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An Unprotected Analytics Pipeline Undermines The Value Of Data

Ameesh Divatia is co-Founder & CEO of Baffle, Inc., with a proven track record of turning innovative ideas into successful businesses.

Some estimate that 90% of the world’s data has been produced in the past two years alone. This proverbial tidal wave of information positions businesses to inform decisions that optimize operations, attract and retain customers, and create significant market differentiation. The challenge is how to make sense of data in multiple formats that emanate from disparate sources.

For data to provide value, it must flow through what is referred to as the analytics pipeline: the infrastructure used to collect, store and process data in an IT environment. In the analytics pipeline, unstructured data — such as emails, Excel spreadsheets, Word documents, presentations, instant messages, photos, audio and video — enters “upstream.” As data moves “downstream” toward the end of the pipeline, it is cleansed, organized and analyzed via predictive analytics and machine learning. 

At this point, data is at its peak value and, consequently, is more attractive to hackers. For this reason, data protection must be an integral part of the data analytics pipeline to prevent incidents that can offset the many benefits that analyzed data can provide. 

Cloud Storage And Data Sharing Risk

Before exploring how to secure the analytics pipeline, let’s look at two important business trends that will benefit from such protections: cloud storage and data sharing.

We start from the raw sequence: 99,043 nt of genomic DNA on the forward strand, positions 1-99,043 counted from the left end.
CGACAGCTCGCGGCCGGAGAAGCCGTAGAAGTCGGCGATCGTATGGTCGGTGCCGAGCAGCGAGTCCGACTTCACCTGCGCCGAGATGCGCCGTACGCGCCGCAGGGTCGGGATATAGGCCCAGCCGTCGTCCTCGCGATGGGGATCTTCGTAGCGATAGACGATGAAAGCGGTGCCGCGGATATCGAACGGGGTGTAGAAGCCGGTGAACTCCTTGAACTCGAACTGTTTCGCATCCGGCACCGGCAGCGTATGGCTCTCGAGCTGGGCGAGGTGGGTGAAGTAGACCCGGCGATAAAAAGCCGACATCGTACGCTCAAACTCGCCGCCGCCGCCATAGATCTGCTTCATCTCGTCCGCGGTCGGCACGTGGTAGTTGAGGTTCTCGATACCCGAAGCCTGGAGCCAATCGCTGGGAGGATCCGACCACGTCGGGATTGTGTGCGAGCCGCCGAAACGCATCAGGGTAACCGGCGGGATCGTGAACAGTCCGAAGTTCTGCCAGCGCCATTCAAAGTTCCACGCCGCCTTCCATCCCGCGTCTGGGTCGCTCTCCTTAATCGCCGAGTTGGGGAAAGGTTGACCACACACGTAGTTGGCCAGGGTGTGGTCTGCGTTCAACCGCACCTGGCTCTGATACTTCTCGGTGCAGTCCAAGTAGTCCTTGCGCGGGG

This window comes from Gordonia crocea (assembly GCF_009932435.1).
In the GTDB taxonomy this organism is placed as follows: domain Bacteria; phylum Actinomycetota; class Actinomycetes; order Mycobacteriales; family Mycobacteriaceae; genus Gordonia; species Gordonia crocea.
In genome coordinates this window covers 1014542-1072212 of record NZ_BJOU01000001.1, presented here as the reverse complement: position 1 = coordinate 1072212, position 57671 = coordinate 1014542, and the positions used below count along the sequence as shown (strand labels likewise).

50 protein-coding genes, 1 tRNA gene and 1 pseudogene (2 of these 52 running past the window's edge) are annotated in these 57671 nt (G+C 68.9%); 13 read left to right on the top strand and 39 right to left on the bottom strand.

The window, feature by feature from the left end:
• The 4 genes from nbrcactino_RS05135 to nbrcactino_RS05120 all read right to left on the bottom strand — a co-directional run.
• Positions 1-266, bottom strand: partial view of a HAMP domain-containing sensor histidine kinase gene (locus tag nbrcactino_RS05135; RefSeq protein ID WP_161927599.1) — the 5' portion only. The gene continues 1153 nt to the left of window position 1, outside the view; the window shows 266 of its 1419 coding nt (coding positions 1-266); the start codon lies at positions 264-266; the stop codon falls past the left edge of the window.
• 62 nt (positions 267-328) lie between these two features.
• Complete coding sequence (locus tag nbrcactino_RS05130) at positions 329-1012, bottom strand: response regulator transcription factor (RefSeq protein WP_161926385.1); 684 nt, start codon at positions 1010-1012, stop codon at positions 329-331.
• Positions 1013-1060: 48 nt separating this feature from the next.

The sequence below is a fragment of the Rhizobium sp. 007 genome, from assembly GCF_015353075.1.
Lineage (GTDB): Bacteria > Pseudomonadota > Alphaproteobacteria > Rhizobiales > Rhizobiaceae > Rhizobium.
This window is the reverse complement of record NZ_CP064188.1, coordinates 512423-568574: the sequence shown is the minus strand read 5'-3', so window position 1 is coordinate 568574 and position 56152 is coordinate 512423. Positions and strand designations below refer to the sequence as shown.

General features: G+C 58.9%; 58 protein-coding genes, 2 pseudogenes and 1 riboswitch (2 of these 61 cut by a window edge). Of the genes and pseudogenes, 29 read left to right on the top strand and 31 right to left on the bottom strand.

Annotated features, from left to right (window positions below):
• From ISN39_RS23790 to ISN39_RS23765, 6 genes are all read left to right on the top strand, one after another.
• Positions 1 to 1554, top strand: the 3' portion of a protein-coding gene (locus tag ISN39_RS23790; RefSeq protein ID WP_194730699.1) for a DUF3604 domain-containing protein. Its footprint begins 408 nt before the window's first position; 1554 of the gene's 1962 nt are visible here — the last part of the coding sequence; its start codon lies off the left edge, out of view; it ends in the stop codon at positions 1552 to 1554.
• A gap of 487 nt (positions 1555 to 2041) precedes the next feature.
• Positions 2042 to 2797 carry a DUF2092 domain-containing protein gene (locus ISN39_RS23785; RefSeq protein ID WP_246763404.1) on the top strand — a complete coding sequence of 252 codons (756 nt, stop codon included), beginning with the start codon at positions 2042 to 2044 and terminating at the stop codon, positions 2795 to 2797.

The cloud’s limitless storage capabilities are prompting enterprises to migrate data from on-premises environments, store it in data lakes and extract useful data into warehouses for analysis. Downstream data stored in the cloud is a target for criminals due to its high value and because it is often not protected properly. Many organizations relax security controls to momentarily enable easier access, but forget to restore the protection that it requires. 

Further, Palo Alto Networks (via Help Net Security) found that 43% of cloud storage is left unencrypted, even though cloud providers encrypt those buckets by default. This is an alarming statistic for organizations incorporating the cloud as part of their analytics pipelines — especially for those tasked with complying with regulations like GDPR and CCPA, with almost half of their crown jewels ready to be stolen.

Risk of exposure is further compounded when data moves outside of an organization. Many enterprises rely on data sharing as an integral part of their operations or in collaboration with other organizations to solve problems and gain insight. The Ponemon Institute found that, on average, companies share data with 583 third parties. The same study crystallized the risk of this practice, with 61% of U.S. CISOs experiencing data leakage via a third party. 

This creates a conundrum: Stop sharing data, or share it in an insecure manner. Without a secure analytics pipeline, these two critical elements now represent unnecessary risk.

Securing Data Throughout The Pipeline

Security controls for the analytics pipeline can be categorized into two groups: visibility and entitlement. According to Gartner, visibility pertains to implementing “controls that remove ambiguity